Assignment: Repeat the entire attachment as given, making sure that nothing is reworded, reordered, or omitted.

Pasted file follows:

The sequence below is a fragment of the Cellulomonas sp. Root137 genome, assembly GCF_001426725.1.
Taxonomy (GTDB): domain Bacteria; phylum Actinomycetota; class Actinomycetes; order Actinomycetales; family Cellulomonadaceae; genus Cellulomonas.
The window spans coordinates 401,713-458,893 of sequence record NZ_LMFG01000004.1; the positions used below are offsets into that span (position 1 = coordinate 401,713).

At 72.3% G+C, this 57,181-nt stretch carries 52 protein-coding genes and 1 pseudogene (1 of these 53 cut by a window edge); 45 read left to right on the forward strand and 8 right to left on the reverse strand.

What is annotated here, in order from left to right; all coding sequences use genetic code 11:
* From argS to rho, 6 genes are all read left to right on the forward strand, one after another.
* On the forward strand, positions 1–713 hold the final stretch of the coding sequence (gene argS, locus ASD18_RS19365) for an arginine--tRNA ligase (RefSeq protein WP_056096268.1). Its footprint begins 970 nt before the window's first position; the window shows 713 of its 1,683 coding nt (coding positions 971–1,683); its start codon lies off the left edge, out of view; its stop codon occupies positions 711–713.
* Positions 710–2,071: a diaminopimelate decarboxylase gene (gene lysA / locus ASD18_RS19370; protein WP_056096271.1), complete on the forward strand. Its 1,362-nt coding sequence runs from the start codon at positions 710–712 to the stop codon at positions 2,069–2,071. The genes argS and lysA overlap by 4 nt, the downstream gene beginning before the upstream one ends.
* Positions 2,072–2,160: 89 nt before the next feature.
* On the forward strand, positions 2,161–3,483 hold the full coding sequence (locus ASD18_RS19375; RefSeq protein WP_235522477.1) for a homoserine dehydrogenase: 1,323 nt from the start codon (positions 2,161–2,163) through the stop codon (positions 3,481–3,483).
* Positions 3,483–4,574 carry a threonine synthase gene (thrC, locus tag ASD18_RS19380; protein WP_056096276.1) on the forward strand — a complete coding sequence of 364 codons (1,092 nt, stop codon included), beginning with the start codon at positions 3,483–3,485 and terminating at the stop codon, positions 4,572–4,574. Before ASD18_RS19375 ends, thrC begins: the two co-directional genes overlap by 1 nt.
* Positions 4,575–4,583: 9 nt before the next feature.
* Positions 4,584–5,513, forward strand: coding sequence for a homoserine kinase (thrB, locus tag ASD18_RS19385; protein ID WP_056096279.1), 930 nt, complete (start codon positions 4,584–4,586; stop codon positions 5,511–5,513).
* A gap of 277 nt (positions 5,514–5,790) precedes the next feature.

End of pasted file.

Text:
The sequence below is a fragment of the Cellulomonas sp. Root137 genome, assembly GCF_001426725.1.
Taxonomy (GTDB): domain Bacteria; phylum Actinomycetota; class Actinomycetes; order Actinomycetales; family Cellulomonadaceae; genus Cellulomonas.
The window spans coordinates 401,713-458,893 of sequence record NZ_LMFG01000004.1; the positions used below are offsets into that span (position 1 = coordinate 401,713).

At 72.3% G+C, this 57,181-nt stretch carries 52 protein-coding genes and 1 pseudogene (1 of these 53 cut by a window edge); 45 read left to right on the forward strand and 8 right to left on the reverse strand.

What is annotated here, in order from left to right; all coding sequences use genetic code 11:
* From argS to rho, 6 genes are all read left to right on the forward strand, one after another.
* On the forward strand, positions 1–713 hold the final stretch of the coding sequence (gene argS, locus ASD18_RS19365) for an arginine--tRNA ligase (RefSeq protein WP_056096268.1). Its footprint begins 970 nt before the window's first position; the window shows 713 of its 1,683 coding nt (coding positions 971–1,683); its start codon lies off the left edge, out of view; its stop codon occupies positions 711–713.
* Positions 710–2,071: a diaminopimelate decarboxylase gene (gene lysA / locus ASD18_RS19370; protein WP_056096271.1), complete on the forward strand. Its 1,362-nt coding sequence runs from the start codon at positions 710–712 to the stop codon at positions 2,069–2,071. The genes argS and lysA overlap by 4 nt, the downstream gene beginning before the upstream one ends.
* Positions 2,072–2,160: 89 nt before the next feature.
* On the forward strand, positions 2,161–3,483 hold the full coding sequence (locus ASD18_RS19375; RefSeq protein WP_235522477.1) for a homoserine dehydrogenase: 1,323 nt from the start codon (positions 2,161–2,163) through the stop codon (positions 3,481–3,483).
* Positions 3,483–4,574 carry a threonine synthase gene (thrC, locus tag ASD18_RS19380; protein WP_056096276.1) on the forward strand — a complete coding sequence of 364 codons (1,092 nt, stop codon included), beginning with the start codon at positions 3,483–3,485 and terminating at the stop codon, positions 4,572–4,574. Before ASD18_RS19375 ends, thrC begins: the two co-directional genes overlap by 1 nt.
* Positions 4,575–4,583: 9 nt before the next feature.
* Positions 4,584–5,513, forward strand: coding sequence for a homoserine kinase (thrB, locus tag ASD18_RS19385; protein ID WP_056096279.1), 930 nt, complete (start codon positions 4,584–4,586; stop codon positions 5,511–5,513).
* A gap of 277 nt (positions 5,514–5,790) precedes the next feature.